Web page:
Me, I’m exploring how to have a possible win/win here. Nature knows how to make room for reciprocal relationships occupying the same space, so why can’t we? Everything doesn’t have to always be winners and losers, with an awful battle in between determining who gets to take it all. That story is on its way out, we hope. Winning feels good for a day or two, maybe, but after that it’s lonely.
I think we can do better than that. What if we addressed the gophers directly and worked out an ingenious new way of sharing the land so that we all got what we needed? Dream on, you say? Well, why not dream on?
This is the kind of puzzle I love.
Gophers, I’m told, love to eat the roots of yarrow, a perennial, low-growing plant that is not only lovely but is also medicinal – but they can’t stand rosemary or daffodils or garlic. I see possibilities here; what if we did some strategic planting of rosemary and daffodils and garlic in the orchard and did a big swath of yarrow on the far hillside and called it theirs?
I tried something similar on Fernandina Island in the Galapagos many years ago, during a solo stay on Cape Douglas where my small cache of rice was being pilfered probably by the native rats at the cove. I appealed directly and out loud to them right there on the beach with the volcano as my witness, calling out,
“Whoever is eating my store of rice, listen up! You are welcome to any leftover cooked rice you find – I will leave it right here on this rock – but you have to leave every grain of my dry rice alone! That’s my deal, OK?”
Amazingly, it worked – until days later when my rat became supper for the resident hawk. I heard the catch happen late one night – flurry, squeal, gulp. But by that time I was headed back to civilization. If I had stayed, I would have renewed the offer.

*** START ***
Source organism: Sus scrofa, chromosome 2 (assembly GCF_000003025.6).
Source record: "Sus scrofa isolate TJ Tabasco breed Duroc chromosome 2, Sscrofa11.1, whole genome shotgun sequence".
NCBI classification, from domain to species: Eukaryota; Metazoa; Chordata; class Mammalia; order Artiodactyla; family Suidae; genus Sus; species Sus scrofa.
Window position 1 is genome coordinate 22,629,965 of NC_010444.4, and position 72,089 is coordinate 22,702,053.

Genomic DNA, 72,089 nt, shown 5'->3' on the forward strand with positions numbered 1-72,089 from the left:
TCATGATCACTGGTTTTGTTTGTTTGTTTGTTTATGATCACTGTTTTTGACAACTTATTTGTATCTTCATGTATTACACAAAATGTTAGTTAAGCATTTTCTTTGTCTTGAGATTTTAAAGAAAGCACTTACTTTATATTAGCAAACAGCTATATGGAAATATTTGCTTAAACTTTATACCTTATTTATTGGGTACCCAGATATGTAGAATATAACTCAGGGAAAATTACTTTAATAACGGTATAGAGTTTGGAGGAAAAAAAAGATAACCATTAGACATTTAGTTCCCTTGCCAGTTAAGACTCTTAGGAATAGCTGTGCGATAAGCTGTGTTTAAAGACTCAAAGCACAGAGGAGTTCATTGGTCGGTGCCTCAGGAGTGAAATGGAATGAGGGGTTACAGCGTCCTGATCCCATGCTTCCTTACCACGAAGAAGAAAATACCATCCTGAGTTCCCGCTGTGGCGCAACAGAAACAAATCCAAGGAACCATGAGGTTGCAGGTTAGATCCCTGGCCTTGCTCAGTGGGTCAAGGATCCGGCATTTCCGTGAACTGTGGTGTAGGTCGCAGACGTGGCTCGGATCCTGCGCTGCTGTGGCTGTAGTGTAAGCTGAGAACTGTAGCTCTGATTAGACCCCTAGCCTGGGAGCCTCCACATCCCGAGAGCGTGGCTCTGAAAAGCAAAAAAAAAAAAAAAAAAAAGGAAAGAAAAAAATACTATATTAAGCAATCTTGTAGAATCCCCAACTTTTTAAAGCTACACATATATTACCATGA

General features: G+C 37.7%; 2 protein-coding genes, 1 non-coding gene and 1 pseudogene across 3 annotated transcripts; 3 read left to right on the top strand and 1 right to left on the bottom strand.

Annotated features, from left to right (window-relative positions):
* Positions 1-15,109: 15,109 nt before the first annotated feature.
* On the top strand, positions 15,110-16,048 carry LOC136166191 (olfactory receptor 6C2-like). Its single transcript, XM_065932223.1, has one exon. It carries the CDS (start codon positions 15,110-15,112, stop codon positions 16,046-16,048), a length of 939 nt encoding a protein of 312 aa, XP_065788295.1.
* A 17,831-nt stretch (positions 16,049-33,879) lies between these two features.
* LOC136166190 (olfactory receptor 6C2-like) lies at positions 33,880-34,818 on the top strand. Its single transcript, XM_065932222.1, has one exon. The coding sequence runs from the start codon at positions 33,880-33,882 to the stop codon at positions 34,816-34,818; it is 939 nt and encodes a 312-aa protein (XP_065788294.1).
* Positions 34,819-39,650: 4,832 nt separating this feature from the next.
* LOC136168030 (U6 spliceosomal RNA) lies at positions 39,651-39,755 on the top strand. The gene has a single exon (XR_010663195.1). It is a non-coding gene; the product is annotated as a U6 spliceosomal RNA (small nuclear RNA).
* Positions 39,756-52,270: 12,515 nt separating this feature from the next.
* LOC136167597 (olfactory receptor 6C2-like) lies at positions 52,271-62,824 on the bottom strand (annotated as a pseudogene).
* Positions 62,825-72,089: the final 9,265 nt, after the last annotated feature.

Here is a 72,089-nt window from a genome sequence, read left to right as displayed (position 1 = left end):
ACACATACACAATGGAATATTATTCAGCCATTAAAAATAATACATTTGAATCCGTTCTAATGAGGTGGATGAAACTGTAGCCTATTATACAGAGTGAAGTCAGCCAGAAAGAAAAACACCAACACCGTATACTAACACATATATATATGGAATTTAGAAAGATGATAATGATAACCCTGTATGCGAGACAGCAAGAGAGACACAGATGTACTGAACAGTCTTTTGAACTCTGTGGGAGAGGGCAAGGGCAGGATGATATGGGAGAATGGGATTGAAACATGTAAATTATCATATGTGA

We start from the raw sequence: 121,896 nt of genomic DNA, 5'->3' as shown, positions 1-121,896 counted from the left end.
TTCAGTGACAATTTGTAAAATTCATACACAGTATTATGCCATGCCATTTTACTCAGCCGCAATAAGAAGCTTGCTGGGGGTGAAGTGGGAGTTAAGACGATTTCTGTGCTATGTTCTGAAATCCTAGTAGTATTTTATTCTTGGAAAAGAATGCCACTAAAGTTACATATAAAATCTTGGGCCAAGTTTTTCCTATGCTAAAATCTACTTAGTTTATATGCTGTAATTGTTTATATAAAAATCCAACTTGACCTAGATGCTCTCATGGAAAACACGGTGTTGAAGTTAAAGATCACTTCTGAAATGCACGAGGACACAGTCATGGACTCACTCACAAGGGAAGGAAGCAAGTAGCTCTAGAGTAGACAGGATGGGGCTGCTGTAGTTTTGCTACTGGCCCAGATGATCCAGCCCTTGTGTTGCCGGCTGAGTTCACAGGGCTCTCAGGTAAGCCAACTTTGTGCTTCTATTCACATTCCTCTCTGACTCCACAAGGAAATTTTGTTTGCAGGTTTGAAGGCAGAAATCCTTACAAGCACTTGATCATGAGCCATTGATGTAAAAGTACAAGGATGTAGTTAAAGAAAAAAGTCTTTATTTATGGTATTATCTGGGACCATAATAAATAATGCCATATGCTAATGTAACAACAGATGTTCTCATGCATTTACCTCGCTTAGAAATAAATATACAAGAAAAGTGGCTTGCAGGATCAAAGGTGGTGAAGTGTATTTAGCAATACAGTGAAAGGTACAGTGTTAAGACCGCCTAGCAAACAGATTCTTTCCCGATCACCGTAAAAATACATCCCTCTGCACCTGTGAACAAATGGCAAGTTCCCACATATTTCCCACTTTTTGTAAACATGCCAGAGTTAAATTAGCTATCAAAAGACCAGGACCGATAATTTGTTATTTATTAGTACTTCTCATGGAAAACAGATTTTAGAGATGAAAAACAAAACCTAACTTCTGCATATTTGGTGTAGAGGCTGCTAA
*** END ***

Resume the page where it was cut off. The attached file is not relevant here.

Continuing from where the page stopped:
So I figure it may be possible to cut a deal with the gophers – we can at least try. You never know…
The fact is that we’re all in this world together whether we like it or not. Nature has myriad ways of balancing the needs of its life forms, and we’re only one part of the picture. In the eco-system of belonging, we all are players in the game.
We may never know why things happen the way they do here on Earth because there is a large plan being worked out in the Universe, way larger than we can see with our human eyes. Our role is to find our place in it, share it with one another, do what we love to do best, and together offer it to the world.
That’s what the Moon did in eclipse last night.
The orbits of Sun, Earth and Moon were perfectly lined up yesterday, creating a full Lunar Eclipse. Oh my, gorgeous! What we saw from here when they all came into perfect conjunction was a “Blood Moon” as if She were blushing because we were seeing her lined up with her consorts, totally naked!
I found it decidedly erotic. Our moon.
But she is ours only from our limited point of view. She belongs to herself and has a life of her own in a vast Universe we can only begin to guess at, playing her part and reflecting the Sun’s light in her own way as she spins her journey around the Earth. Who knows what Cosmic part she plays?
I have no idea.
But then, who knows what Cosmic part weplay?